Bitcoin has been sluggish for more than a month now for several reasons, including a crackdown by China and mixed messages of support and skepticism from Elon Musk. But another dynamic that has little to do with the fundamental case for the digital currency may weigh on it for the next month or so, according to J.P. Morgan analysts.
The largest Bitcoin fund provider, Grayscale, periodically sells shares in its most popular fund, the
Grayscale Bitcoin Trust,
which now has $21.9 billion in assets under management. That trust is set up as a private placement, where qualified investors can buy sh ares directly from Grayscale. After six months, they can sell those shares on public markets under the ticker GBTC.
In June and July, the lockup ends on GBTC shares that were sold in late 2020 and early 2021, and J.P. Morgan expects many of the investors who bought in six months ago to start selling. There was strong demand for the trust at that time, when Bitcoin was rising.
“As a reminder to our readers, last December and last January had seen the highest monthly inflows into GBTC, of $2 billion and $1.7 billion, respectively, reflecting to a significant extent GBTC premium monetization trades by hedge funds and other investors,” J.P. Morgan analyst
wrote. “As the six-month lock up period expires in June and July these investors are likely to sell at least some of their GBTC shares, exerting downward pressure on GBTC prices and on Bitcoin markets more generally.”
They wouldn’t be the only ones running away from Bitcoin. The most valuable cryptocurrency has fallen considerably in the past two months from its all-time high of $64,800, to a recent $34,300.
Grayscale occupies a prominent place in the crypto ecosystem, offering products that track several digital assets that have become popular with institutional investors. The Bitcoin trust owns Bitcoin (and only Bitcoin), and acts like a closed-end fund in that it can trade at a discount or premium to its net asset value. The publicly traded shares mostly traded at a premium to Bitcoin for the first five years after it started trading publicly in 2015, because it was a unique product and traditional investors had few other ways to buy Bitcoin. In recent months, however, it has traded at a discount. That is likely because there are more ways to buy Bitcoin now, and thus the fund’s scarcity value has diminished. Investors can purchase Canadian exchange-traded funds holding Bitcoin, for instance. And companies like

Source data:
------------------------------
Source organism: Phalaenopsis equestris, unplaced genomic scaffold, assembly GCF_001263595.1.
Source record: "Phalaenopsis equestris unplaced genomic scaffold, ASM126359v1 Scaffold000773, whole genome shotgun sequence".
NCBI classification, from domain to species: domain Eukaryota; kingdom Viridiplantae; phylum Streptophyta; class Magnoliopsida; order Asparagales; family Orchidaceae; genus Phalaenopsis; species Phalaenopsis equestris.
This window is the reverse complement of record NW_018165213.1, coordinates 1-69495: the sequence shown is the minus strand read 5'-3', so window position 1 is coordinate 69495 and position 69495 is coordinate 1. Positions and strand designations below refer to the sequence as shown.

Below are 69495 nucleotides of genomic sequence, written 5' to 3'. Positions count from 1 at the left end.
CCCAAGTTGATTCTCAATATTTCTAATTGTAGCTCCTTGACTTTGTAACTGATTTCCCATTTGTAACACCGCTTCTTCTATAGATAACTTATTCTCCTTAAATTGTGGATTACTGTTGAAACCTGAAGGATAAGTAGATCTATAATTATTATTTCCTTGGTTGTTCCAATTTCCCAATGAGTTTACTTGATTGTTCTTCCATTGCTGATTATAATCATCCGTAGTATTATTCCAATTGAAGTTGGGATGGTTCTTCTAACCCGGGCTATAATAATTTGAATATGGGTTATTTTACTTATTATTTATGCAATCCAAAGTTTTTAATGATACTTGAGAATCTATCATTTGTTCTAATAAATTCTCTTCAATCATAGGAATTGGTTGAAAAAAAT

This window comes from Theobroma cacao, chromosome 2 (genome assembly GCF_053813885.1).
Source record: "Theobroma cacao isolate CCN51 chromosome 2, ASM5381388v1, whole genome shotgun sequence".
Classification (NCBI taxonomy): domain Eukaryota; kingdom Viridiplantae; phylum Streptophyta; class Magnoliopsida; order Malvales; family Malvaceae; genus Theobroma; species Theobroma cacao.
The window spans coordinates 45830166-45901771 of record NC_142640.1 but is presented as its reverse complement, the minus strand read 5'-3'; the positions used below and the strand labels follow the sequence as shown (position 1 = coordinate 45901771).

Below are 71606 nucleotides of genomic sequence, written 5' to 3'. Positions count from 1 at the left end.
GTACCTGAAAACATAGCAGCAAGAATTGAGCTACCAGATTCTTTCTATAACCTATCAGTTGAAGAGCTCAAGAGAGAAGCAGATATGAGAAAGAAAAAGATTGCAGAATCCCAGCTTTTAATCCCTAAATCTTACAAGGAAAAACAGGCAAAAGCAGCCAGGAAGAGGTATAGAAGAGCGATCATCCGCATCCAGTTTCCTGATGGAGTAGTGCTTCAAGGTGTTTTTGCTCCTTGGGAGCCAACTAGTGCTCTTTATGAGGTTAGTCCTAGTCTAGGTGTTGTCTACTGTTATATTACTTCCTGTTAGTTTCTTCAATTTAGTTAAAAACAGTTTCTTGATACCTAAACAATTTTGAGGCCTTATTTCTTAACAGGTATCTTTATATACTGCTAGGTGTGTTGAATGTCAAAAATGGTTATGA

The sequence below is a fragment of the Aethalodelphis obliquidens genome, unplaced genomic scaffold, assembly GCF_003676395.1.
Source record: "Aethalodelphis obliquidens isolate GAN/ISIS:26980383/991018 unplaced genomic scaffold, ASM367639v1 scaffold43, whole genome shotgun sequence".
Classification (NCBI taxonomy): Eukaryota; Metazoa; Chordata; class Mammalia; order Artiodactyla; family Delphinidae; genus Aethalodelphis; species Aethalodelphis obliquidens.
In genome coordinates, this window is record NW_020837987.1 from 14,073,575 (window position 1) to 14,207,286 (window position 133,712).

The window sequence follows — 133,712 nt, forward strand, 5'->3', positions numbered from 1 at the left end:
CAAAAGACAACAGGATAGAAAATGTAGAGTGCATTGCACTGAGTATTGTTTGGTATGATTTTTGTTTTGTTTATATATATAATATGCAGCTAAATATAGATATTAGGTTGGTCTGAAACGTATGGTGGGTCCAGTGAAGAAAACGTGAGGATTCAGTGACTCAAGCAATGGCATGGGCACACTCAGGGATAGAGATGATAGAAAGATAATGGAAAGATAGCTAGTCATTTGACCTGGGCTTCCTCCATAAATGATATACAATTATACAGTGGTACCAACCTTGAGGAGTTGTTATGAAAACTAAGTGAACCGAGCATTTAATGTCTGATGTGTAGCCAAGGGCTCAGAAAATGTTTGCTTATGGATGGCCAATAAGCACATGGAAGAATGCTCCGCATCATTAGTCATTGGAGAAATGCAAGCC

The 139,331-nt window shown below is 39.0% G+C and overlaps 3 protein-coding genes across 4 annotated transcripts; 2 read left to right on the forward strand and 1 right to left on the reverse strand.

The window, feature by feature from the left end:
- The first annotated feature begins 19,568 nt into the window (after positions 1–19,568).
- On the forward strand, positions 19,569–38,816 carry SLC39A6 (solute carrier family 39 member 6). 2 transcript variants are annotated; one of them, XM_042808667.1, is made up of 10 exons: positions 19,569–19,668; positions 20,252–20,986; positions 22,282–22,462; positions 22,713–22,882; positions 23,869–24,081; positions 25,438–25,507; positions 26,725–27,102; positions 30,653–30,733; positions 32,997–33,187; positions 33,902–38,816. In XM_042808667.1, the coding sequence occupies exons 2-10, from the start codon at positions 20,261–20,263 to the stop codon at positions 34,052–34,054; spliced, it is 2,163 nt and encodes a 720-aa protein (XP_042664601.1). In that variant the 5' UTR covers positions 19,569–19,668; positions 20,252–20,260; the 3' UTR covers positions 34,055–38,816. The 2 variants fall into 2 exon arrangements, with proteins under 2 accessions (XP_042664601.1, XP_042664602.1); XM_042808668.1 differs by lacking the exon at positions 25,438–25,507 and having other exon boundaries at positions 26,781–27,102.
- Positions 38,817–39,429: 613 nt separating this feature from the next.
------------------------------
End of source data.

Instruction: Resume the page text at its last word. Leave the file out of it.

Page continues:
(ticker: PYPL) allow customers to easily buy and sell Bitcoin. The trust now trades at a 9% discount, and the discount has been as wide as 20% this year.
the CEO of Grayscale, said in an interview that Grayscale had stopped its private placements since March because of the discount — why would investors buy it at its net asset value when they can purchase shares on the open market for less? He disagrees with J.P. Morgan on the potential selling pressure in GBTC once the latest lockup expires.
“Generally speaking, our investors are looking at this for a medium- to longer-term time horizon,” he said.
In addition, investors might not want to immediately sell into a declining market where the asset they are selling is trading at a discount to its net asset value.
“I would generally say that investors certainly are going to think about where the price of the shares are, relative to net asset value or relative to Bitcoin, before they would think about getting any liquidity,” Sonnenshein said.
The Grayscale Bitcoin Trust may see more changes ahead. Grayscale has applied for it to be converted into an ETF — a development that could bring substantial interest to the product but would mean that the discounts and premiums would disappear.
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